Forgot your password?
typodupeerror

+ - 35% of (American) Adults Have Debt "In Collections" 1

Submitted by meeotch
meeotch (524339) writes "According to a new study by the Urban Institute, 35% of U.S. adults with a credit history (91% of the adult population of the U.S.) have debt "in collections" — a status generally not acquired until payments are at least 180 days past due. Debt problems seem to be worse in the South, with states hovering in the 40%+ range, while the Northeast has it better, at less than 30%. The study's authors claim their findings actually underrepresent low-income consumers, because "adults without a credit file are more likely to be financially disadvantaged."

Oddly, only 5% of adults have debt 30-180 days past due. This latter fact is partially accounted for by the fact that a broader range of debt can enter "in collections" status than "past due" status (e.g. parking tickets)... But also perhaps demonstrates that as one falls far enough along the debt spiral, escape becomes impossible. Particularly in the case of high-interest debt such as credit cards — the issuers of which cluster in states such as South Dakota, following a 1978 Supreme Court ruling that found that states' usury laws did not apply to banks headquartered in other states.

Even taking into account the folks to lost a parking ticket under their passenger seat, 35% is a pretty shocking number. Anyone have other theories why this number is so much higher than the 5% of people who are just "late"? How about some napkin math on the debt spiral? (And unfortunately, cue the inevitable geek snobbery about how people in debt must be "idiots".)"

Comment: Once past 50, you're fucked. (Score 2) 370

by caferace (#47292597) Attached to: Age Discrimination In the Tech Industry
I'm feeling this. I worked for Netscape back in the 90's. I'm considerig trimming that from my resume simply because it make me look too old-school. There is definite discrimination amongst up and coming companies. It's incredibly frustrating for me, a guy in his early 50's. I know a metric shit-ton of stuff, and especially the shortest path to get to the goal. Do I get hired, or even a reply on sending in a resume? No. My long work history stretching back to 1983 has me handcuffed.

Comment: Nope (Score 1) 190

I lived in the Sacramento region for over 10 years, Fair Oaks, Folsm, Grass Valley after a long and successful career in the peninsula of the Bay Area.

Fact: There are very few "traditional" tech companies around Sacramento.

Fact: The pones that are there, know that and they consistently offer ~50-60% of Bay Area wages. They only want to hire recent college grads, not experienced people.

Fact: I recently left and won't be heading back. Besides, there are lots more good looking women here in the Bay Area. :)

Comment: Re:You're not trying hard enough (Score 1) 629

by caferace (#45563485) Attached to: Ask Slashdot: Are We Older Experts Being Retired Too Early?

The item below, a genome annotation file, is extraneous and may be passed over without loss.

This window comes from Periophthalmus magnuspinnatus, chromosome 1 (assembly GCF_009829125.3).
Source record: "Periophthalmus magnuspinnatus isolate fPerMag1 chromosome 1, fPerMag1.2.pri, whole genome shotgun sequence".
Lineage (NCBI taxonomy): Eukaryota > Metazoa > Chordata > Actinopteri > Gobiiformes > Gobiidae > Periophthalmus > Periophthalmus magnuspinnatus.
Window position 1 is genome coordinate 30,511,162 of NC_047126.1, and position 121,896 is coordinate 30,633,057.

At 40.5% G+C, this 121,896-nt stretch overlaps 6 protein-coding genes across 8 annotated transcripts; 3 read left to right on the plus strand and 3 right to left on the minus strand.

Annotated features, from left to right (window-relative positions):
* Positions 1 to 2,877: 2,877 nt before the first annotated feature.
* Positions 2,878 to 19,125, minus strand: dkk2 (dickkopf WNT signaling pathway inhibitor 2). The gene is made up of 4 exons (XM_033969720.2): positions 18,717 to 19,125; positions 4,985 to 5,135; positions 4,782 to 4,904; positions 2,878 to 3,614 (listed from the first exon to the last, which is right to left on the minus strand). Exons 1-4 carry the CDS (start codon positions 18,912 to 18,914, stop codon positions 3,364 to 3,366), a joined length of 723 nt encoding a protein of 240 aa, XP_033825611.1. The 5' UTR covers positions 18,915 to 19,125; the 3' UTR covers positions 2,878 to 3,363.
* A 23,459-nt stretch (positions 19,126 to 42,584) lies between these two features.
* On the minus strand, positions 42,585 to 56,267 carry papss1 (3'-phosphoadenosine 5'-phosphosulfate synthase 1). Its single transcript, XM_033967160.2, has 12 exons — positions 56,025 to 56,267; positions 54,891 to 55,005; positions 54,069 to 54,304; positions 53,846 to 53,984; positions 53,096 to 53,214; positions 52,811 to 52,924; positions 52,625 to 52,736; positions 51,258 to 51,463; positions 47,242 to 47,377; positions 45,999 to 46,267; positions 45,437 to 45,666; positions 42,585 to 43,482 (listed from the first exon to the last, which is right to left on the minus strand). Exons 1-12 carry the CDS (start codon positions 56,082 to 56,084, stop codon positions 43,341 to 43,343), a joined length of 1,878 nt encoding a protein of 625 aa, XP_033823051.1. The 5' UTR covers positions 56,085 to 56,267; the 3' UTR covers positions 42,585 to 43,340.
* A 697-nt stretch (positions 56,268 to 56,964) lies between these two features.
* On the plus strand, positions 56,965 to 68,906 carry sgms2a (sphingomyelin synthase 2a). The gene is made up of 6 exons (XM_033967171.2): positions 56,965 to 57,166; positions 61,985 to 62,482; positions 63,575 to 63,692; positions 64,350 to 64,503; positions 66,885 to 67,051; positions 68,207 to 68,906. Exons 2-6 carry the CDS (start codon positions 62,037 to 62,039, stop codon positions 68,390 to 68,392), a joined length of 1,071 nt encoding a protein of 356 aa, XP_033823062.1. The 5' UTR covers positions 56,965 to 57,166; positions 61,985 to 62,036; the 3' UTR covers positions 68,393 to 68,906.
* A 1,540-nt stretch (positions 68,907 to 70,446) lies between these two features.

I'm 72 now, and still gainfully employed...just not by 35-year-old "managers" (or worse, "executives") who haven't got any substantive experience to evaluate competence. After a career consulting to IBM, Intel, HP, Amoco, DuPont (and lots more) at the CxO level on IT strategy, I semi-retired in 2001, to a small mountain town nestled in the Sierra Nevada mountains.

Interestingly enough, I too (and I'm the guy who Asked Slashdot this question) I located myself in the Sierra Nevada foothills. Howdy, neighbor.

Comment: Re:Lie a little (Score 1) 629

by caferace (#45538093) Attached to: Ask Slashdot: Are We Older Experts Being Retired Too Early?

But when I send out a perfectly good resume and use the more obvious resources there are still precious few bites for someone requiring to work remotely

How come nobody has commented on this part? No matter what age you are, requiring that you work remotely is going to make things difficult, no matter your age.

When you live in a rather remote part of the world (by choice and necessity) there aren't a lot of options. I get that I may not be paid as well for doing so, and am totally fine with that. But I'm simply not willing to move back to Silicon Valley just to make a living wage.

Comment: Re:Ageism is real, but... (Score 1) 2

by caferace (#45521303) Attached to: Ask Slashdot: Are Us Older Experts Being Retired Too Early?
The thing is, I have relevant and current skills and if something new comes up I will learn it faster than anyone. I can lead a team of newcomers (common in SQA) like no ones business. I've worked with outsourced teams, and am quite well versed in overseas contacts. I've worked with github and 27signals through their earlier work and others along with tons of FOSS and OSS projects. My name is out there. You, as a fan of my side project (www.motopodcast.com) know how hard we work and how incredibly diverse we are.

It's just frustrating. I'm not done yet breaking things.

+ - Ask Slashdot: Are Us Older Experts Being Retired Too Early? 2

Submitted by caferace
caferace (442) writes "I've been around the block. /. user #442 ... Long time worker in the tech industry (nearly 30 years), absolutely kickass SQA and Hardware person, networking, you name it. But. I'm 50+ now and finding new regular or contract work is a PITA. And it shouldn't be. I have skills and aptitude to absorb and adapt to any new situations and languages way beyond what any of my college age brethren might have. But. I send out a perfectly good resume, use the more obvious resources, and still few bites for someone requiring to work remotely. Am I just whining, or is this common? Are we being put out to pasture far too early?"

Things are not as simple as they seems at first. - Edward Thorp

Working...